I love to read, but admittedly rarely carve out the time to do so. A year or so ago I was inspired to read several business biographies and managed to tackle Walter Isaacson’s profile on Steve Jobs, as well as Richard Branson’s auto-biography Losing My Virginity, before work and life threw the rest of my list to the way-side. I have two books I’ve been working through lately, but typically only squeeze in 15 minutes or so of reading towards the end of my day with eyes half-opened. The justification I’ve given is that I’m just too busy. In Gates' article however he says he’s had a solid practice of reading a book a week since he was very young. So let me get this straight, Greg Spies with his small digital marketing agency doesn’t have time to read, but Bill Gates, one-time CEO of one of the largest tech companies in the world can knock out a book a week? One of us is lying – and something tells me it’s not the bespectacled man in the sweater-vest.

2) Variety Is The Spice Of Life

One thing I noticed on Gates’ recommendations is that they cover a wide-range of topics. One would assume being a tech pioneer his books would lean to that particular genre, but the five books he recommends suggest his reading list explores beyond his personal expertise. His first recommendation String Theory by David Foster Wallace is a collection of essays on tennis. Admittedly if this wasn’t a recommendation from a life-long mentor I probably wouldn’t give it a second glance. Another choice is Phil Knight’s memoir of building Nike titled Shoe Dog. Another pick deals with history of genome science while another tackles our aging electrical grid. These are some pretty diverse topics – and it’s a good reminder that an enlightened mind needs to explore beyond that which it already understands. So often I have a tendency to return to genres I’m familiar with. A good goal for 2017 will be to start learning outside my comfort zone and discover all the things I didn’t even know I don’t know.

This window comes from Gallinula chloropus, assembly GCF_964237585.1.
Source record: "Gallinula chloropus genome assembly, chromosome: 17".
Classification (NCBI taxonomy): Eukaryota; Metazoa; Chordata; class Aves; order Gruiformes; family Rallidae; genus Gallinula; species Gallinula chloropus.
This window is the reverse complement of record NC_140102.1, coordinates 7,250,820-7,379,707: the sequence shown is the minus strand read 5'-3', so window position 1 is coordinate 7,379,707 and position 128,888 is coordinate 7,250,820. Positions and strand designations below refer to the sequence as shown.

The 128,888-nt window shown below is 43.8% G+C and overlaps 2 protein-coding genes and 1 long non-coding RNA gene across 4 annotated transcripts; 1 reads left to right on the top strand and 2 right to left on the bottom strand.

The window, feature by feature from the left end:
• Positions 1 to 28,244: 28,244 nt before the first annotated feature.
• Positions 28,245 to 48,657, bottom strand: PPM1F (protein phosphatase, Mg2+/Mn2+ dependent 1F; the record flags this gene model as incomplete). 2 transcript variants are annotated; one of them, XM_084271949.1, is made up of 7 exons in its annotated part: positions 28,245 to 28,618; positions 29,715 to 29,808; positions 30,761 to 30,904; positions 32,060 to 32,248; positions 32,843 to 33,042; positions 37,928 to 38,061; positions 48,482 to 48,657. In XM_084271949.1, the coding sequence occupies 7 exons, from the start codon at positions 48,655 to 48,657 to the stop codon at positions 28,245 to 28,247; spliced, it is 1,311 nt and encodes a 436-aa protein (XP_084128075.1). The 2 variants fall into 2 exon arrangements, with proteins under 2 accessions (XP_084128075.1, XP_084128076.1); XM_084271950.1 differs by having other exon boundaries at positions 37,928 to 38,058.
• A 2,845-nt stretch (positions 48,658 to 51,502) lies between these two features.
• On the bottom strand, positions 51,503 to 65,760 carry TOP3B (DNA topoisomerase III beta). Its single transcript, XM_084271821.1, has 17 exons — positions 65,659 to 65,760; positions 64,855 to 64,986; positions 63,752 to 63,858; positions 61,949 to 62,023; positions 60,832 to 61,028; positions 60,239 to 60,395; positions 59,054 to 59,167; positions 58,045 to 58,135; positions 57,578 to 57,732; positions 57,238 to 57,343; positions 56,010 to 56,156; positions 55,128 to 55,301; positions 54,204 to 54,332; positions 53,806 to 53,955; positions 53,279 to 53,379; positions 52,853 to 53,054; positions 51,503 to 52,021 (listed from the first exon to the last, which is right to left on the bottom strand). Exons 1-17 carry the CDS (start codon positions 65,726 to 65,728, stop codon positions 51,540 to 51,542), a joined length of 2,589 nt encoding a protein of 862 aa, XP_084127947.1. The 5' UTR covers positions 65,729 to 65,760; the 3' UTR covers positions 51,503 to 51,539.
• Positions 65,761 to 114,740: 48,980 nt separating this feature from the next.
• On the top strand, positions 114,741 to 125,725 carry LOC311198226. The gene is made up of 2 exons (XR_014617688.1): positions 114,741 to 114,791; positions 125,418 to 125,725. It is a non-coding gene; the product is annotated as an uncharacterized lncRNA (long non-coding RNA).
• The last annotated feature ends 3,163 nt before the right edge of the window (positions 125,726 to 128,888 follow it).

3) Bill Gates Has An Awesome Blog

Not only did I enjoy his article and promise myself I’ll jump-start my reading habits in 2017 (starting which his selections) I also discovered Gates has a pretty awesome blog which is as nerdy as one would expect. It’s a combination of book reviews, scientific discoveries and personal stories from his global travels. I’ve added it to my blog list – a folder of bookmarks to informative blogs that I actually manage to carve out time to read now and again. Gates is a solid writer and his posts are informative, enlightening and sometimes just fun. Its good inspiration for entrepreneurs to remind us to look up from our day-to-day and realize there is a whole world of knowledge out there for us to explore.


As Gates remarks in his article, we’ve come a long way in the past twenty years as far as educational resources are concerned. Much like him, as a child I was limited to a set of old encyclopedias and the occasional trip to the public library. These days there are a seemingly endless variety of resources for us to explore. While YouTube provides an easy visual form of information digestion, nothing really compares with the power of the written word when it comes to expanding your mind. As I begin to make my goals list for 2017, a book list is now certainly part of it. While I’m not ready to dedicate myself to a book a week, I am going to at least make the effort to tackle a book a month – with the knowledge that like all endeavors, repetition and practice will hopefully expand upon those efforts.

Thanks Bill!